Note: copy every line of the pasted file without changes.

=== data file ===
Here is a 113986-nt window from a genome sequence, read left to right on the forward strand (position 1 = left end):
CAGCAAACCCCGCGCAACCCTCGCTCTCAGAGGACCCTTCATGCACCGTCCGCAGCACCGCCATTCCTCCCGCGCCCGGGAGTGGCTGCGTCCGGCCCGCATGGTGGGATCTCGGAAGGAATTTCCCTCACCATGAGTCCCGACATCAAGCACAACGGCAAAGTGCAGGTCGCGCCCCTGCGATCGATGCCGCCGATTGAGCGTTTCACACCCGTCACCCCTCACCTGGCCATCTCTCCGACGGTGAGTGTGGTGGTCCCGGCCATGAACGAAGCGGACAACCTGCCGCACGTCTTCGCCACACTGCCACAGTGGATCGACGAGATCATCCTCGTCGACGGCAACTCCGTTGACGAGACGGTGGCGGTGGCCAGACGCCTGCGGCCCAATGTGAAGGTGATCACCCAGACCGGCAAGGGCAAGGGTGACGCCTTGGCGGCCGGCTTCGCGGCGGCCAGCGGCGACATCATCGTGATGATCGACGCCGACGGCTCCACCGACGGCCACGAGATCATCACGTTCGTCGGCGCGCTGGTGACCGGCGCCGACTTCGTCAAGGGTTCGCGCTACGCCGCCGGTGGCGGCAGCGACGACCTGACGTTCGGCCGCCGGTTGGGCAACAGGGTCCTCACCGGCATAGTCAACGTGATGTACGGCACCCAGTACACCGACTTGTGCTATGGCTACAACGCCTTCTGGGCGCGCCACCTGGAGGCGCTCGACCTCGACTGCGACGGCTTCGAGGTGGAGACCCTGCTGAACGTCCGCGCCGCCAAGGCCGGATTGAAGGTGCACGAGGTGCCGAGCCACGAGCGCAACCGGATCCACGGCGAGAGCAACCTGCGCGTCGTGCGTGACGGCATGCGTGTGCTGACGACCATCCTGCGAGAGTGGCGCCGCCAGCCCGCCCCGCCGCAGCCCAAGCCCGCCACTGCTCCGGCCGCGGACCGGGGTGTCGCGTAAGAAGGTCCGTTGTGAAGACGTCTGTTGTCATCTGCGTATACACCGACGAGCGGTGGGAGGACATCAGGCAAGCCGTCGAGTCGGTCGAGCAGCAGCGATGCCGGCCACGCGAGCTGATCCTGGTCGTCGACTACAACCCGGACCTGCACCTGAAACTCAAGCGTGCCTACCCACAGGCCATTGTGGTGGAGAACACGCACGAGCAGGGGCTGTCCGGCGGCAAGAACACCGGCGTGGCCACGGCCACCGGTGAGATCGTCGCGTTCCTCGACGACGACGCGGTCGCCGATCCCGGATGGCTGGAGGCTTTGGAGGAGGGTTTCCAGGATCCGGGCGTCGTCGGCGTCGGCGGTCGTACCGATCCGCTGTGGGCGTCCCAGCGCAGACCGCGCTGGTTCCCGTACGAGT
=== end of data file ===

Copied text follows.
Here is a 113986-nt window from a genome sequence, read left to right on the forward strand (position 1 = left end):
CAGCAAACCCCGCGCAACCCTCGCTCTCAGAGGACCCTTCATGCACCGTCCGCAGCACCGCCATTCCTCCCGCGCCCGGGAGTGGCTGCGTCCGGCCCGCATGGTGGGATCTCGGAAGGAATTTCCCTCACCATGAGTCCCGACATCAAGCACAACGGCAAAGTGCAGGTCGCGCCCCTGCGATCGATGCCGCCGATTGAGCGTTTCACACCCGTCACCCCTCACCTGGCCATCTCTCCGACGGTGAGTGTGGTGGTCCCGGCCATGAACGAAGCGGACAACCTGCCGCACGTCTTCGCCACACTGCCACAGTGGATCGACGAGATCATCCTCGTCGACGGCAACTCCGTTGACGAGACGGTGGCGGTGGCCAGACGCCTGCGGCCCAATGTGAAGGTGATCACCCAGACCGGCAAGGGCAAGGGTGACGCCTTGGCGGCCGGCTTCGCGGCGGCCAGCGGCGACATCATCGTGATGATCGACGCCGACGGCTCCACCGACGGCCACGAGATCATCACGTTCGTCGGCGCGCTGGTGACCGGCGCCGACTTCGTCAAGGGTTCGCGCTACGCCGCCGGTGGCGGCAGCGACGACCTGACGTTCGGCCGCCGGTTGGGCAACAGGGTCCTCACCGGCATAGTCAACGTGATGTACGGCACCCAGTACACCGACTTGTGCTATGGCTACAACGCCTTCTGGGCGCGCCACCTGGAGGCGCTCGACCTCGACTGCGACGGCTTCGAGGTGGAGACCCTGCTGAACGTCCGCGCCGCCAAGGCCGGATTGAAGGTGCACGAGGTGCCGAGCCACGAGCGCAACCGGATCCACGGCGAGAGCAACCTGCGCGTCGTGCGTGACGGCATGCGTGTGCTGACGACCATCCTGCGAGAGTGGCGCCGCCAGCCCGCCCCGCCGCAGCCCAAGCCCGCCACTGCTCCGGCCGCGGACCGGGGTGTCGCGTAAGAAGGTCCGTTGTGAAGACGTCTGTTGTCATCTGCGTATACACCGACGAGCGGTGGGAGGACATCAGGCAAGCCGTCGAGTCGGTCGAGCAGCAGCGATGCCGGCCACGCGAGCTGATCCTGGTCGTCGACTACAACCCGGACCTGCACCTGAAACTCAAGCGTGCCTACCCACAGGCCATTGTGGTGGAGAACACGCACGAGCAGGGGCTGTCCGGCGGCAAGAACACCGGCGTGGCCACGGCCACCGGTGAGATCGTCGCGTTCCTCGACGACGACGCGGTCGCCGATCCCGGATGGCTGGAGGCTTTGGAGGAGGGTTTCCAGGATCCGGGCGTCGTCGGCGTCGGCGGTCGTACCGATCCGCTGTGGGCGTCCCAGCGCAGACCGCGCTGGTTCCCGTACGAGT